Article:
Meroogal, a timber house built in 1885 in the south coast town of Nowra, was home to four generations of women from the same family and contains a collection of furniture, a variety of household items, books and pictures.
Rouse Hill House & Farm retains an original collection of furniture, furnishings, decorative arts, costume, books, pictures and farming equipment associated with the long occupation of the Rouse/Terry family from 1820 until the government acquisition of the property in the 1978.
Rose Seidler House, built between 1948 and 1950 and designed by internationally renowned architect Harry Seidler for his parents, has a furniture collection that forms one of the most important twentieth century post-war design collections in the country. Seidler commissioned furnishings from the leading designers of the day, including Charles Eames and Eero Saarinen.
Elizabeth Bay House, built between 1835 and 1839 by the fashionable architect John Verge for the Colonial Secretary, Alexander Macleay and his family, now boasts a fine collection of Australian cedar furniture that reflects the neoclassical tastes of the early 19th century.
Elizabeth Farm, a colonial homestead built in 1793 for the family of John and Elizabeth Macarthur, has a collection of furniture and furnishings been developed to emphasise the period of occupation by the Macarthur family from1793–1850, including reproductions of some original pieces of furniture from the house.
Susannah Place Museum, a terrace of four houses built in 1844 in the heart of The Rocks, tells the stories of the often overlooked everyday lives of working people and the neighbourhood in which they lived. The diversity of 19th and 20th century decorative finishes, wallpapers and floor coverings surviving in the houses tells much about the decoration and furnishing of working class interiors.
Vaucluse House, one of Sydney's great 19th century harbourside estates, was purchased in 1827 by William Charles Wentworth, a gifted lawyer and politician who helped frame the first New South Wales constitution for representative government. The collection includes items owned by the Wentworth family and believed to have been at Vaucluse House between 1827 and 1910.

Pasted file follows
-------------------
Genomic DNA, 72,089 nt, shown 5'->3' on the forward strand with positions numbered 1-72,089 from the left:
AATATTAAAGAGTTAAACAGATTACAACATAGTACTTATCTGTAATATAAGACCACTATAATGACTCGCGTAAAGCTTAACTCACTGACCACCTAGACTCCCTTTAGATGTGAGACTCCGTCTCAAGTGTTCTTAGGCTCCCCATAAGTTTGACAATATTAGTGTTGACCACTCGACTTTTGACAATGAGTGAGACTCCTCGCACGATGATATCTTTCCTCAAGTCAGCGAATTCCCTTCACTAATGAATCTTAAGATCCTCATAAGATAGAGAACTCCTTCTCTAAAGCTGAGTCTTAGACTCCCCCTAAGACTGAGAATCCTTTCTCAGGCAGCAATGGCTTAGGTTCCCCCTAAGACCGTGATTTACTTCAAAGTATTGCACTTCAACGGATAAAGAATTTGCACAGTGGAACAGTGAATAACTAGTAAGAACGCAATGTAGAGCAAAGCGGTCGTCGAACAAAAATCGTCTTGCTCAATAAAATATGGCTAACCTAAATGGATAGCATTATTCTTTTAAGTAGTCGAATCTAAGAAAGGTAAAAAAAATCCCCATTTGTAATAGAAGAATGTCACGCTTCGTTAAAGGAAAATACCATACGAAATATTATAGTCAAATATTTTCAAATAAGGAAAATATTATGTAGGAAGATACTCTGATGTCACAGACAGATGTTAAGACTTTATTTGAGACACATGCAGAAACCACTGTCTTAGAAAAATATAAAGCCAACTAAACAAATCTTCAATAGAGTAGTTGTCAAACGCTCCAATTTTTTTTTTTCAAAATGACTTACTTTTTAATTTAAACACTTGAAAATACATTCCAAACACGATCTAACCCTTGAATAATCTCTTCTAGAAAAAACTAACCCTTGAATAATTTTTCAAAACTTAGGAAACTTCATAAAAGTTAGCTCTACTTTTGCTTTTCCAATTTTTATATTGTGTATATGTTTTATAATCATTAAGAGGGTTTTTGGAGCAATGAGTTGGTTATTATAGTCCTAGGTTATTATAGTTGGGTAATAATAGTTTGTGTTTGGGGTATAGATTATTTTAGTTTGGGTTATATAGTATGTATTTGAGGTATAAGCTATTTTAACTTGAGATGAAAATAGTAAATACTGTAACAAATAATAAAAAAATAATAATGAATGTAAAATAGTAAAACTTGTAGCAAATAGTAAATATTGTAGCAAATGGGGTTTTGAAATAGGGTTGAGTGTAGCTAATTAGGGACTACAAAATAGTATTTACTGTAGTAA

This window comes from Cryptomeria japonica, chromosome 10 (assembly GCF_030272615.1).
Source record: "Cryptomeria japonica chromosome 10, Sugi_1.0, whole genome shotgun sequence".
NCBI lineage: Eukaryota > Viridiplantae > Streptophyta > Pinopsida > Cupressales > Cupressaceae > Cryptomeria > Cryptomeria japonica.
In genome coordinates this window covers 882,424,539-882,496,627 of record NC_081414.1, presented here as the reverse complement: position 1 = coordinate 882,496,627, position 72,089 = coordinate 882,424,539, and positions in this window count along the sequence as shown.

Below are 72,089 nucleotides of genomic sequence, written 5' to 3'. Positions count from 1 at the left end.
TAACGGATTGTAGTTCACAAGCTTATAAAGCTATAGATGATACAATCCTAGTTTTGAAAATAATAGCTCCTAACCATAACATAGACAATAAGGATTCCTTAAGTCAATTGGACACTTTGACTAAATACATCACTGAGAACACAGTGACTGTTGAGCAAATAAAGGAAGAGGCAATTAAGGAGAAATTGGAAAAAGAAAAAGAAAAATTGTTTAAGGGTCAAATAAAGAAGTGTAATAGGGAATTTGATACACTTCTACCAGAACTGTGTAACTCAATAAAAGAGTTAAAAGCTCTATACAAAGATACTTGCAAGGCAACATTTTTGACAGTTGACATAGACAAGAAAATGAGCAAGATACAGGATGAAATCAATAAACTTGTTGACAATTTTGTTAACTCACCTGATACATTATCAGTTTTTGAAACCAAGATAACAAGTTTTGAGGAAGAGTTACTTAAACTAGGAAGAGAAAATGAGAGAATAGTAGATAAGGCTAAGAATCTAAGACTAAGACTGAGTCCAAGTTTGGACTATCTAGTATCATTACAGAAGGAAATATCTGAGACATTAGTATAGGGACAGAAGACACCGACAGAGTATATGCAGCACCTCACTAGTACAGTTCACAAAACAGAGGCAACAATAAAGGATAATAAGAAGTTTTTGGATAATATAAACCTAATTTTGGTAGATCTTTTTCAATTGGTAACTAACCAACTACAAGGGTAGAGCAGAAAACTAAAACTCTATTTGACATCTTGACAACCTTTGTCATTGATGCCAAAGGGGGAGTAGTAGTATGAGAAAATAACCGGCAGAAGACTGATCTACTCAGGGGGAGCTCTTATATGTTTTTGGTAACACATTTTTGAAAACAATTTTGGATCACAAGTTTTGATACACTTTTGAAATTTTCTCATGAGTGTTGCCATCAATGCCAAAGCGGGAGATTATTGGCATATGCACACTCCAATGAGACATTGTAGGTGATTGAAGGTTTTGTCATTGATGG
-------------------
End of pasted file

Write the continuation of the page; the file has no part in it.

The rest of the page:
Hyde Park Barracks, built as a male convict barracks between 1817 and 1819, was the colony's principal convict establishment until the end on transportation in 1848. From 1848 to 1886 the barracks provided lodging for government-assisted female immigrants and an employment office. Today, Hyde Park Barracks Museum uses its rich archaeology collection to unravel stories of its occupants and uses over the past 190 years.
The Justice & Police Museum occupies a building that originally housed the Water Police Court (1856), Water Police Station (1858) and Police Court (1886) and the museum collection includes objects relating to crime, policing and legal history including an extensive archive of police forensic negatives created by the NSW Police Department between 1910 and 1964.
The Museum of Sydney on the site of First Government House has a collection of material culture that is directly relevant to the place, First Government House (1788 –1846) comprising objects known to have been in first Government House during the occupation of the nine Governors or directly associated with the nine Governors (1788 –1846), images that depict the site and its environs 1788 to the present and significant objects associated with the symbolism of the site.
Government House, built between 1837 and 1845 in the Gothic Revival style, is sited within an important historic garden and remains a working state house, hosting a diverse program of vice-regal, Commonwealth government, state government, cultural and community events. The interiors display an exceptional collection of colonial furniture, portraiture and gubernatorial memorabilia by leading Sydney craftsmen and artists.